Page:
Zack Hutchins
Director of Communications

For Release — eptember 28, 2011

Public Policy Institute study shows the biopharmaceutical sector
should be a growth engine for New York's economy

HEMPSTEAD — Biopharmaceutical research and manufacturing holds great promise for economic growth in New York. If properly developed and supported this sector could be the engine driving an economic resurgence in New York. That is the finding of a study by the Public Policy Institute (PPI), the research arm of The Business Council of New York State, entitled New York Must Step Up Its Game: The Global Struggle for Biopharmaceutical Jobs. This report looks at high-paying jobs emanating from biopharmaceutical clusters and the high multiplier potential that these jobs have on the economy.

This report lays down a challenge to public and private sector leaders, labor as well as business, academic health centers focused on research, as well as educators, to take the steps needed to expand New York's reach in this sector.

It establishes biopharmaceutical research and the attending job potential locked inside those clusters, as one of New York's best long-term growth strategies.

“Developing the biopharmaceutical industry in New York — which includes partnering with higher education institutions, such as Hofstra University — will create high-paying jobs and help prevent our younger population from leaving the state to find work,” said Heather Briccetti, acting-president and CEO of The Business Council. “We need to improve the business climate in the Empire State in order to attract investment and grow this extremely valuable sector.”

This sector also provides high paying jobs. Nationally, the average pay for a biopharmaceutical employee in 2009 was $102,341. In New York State, the corresponding wage in this sector was $72,486.
The report also looks at the slow growth of this sector in New York compared to other industrial states as well as China and India. It provides a road map for what New York needs to do to utilize this opportunity. PPI's report shows that this is a key moment in time when New York's leaders must make growth of this sector a priority because we are in a global competition for these jobs.

Stuart Rabinowitz, President of Hofstra University, said: “At Hofstra, we believe that scientific research that contributes to economic development is an essential part of our mission. Our efforts - from this School of Medicine and our Ph.D program in molecular medicine to our new School of Engineering and Applied Science - are focused on creating programs that spur this type of research and train the next generation of scientist/entrepreneurs who will turn their discoveries into products and processes that improve people's lives.”

Kevin Tracey, MD, President and CEO of the Feinstein Institute, part of the North Shore-LIJ Health System, said: “The discoveries originating at The Feinstein Institute for Medical Research have led to the creation of 11 start-up companies pursuing the clinical development of devices to help patients with spinal cord injuries and inflammatory diseases, as well as drugs to treat such conditions as asthma, lupus, cancer and diabetes. However, only two of those companies are based here in New York. New York State can spur economic development by helping start-up companies get access to investment capital needed to start up new companies. I'm optimistic that science can drive the formation of many new entities.”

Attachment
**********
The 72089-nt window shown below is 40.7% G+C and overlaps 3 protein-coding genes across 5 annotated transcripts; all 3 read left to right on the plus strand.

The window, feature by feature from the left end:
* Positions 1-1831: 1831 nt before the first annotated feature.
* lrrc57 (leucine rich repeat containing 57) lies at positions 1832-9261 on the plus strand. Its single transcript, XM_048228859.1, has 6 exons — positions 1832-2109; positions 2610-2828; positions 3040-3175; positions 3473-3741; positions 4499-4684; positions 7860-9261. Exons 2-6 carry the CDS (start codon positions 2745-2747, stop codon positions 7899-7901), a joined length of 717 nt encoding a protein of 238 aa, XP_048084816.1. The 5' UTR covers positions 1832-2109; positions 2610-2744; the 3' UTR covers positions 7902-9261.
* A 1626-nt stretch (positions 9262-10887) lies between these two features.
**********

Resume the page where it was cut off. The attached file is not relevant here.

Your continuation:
Senator Jack Martins said: “The creation of skilled jobs will go a long way toward improving our economy on Long Island. The biopharmaceutical industry has the potential to create high paying jobs for our residents. It's important that we do our part on the state level to promote the creation of skilled jobs and economic growth on Long Island. We need high tech firms to invest in our economy. It will decrease our unemployment rate and increase our tax base.”

Dr. Nathan Tinker, Executive Director of the New York Biotechnology Association, said: “New York State has a tremendous opportunity to become an international leader in the biopharm sector. This report shows step by step how state leaders can take advantage of that opportunity for both scientific and economic benefit. These are all investments that would more than pay for themselves in the long run. These are investments that future generations will regard as well-conceived and wise.”


The Public Policy Institute of New York State, Inc. is a research and educational organization whose purpose is to formulate and promote public policies that will restore New York's economic competitiveness. The Institute accomplishes this mission by conducting timely, in-depth research addressing key state policy issues. Founded in 1981 and affiliated with The Business Council of New York State, Inc., The Institute is a non-partisan, tax-exempt, 501 (c) (3).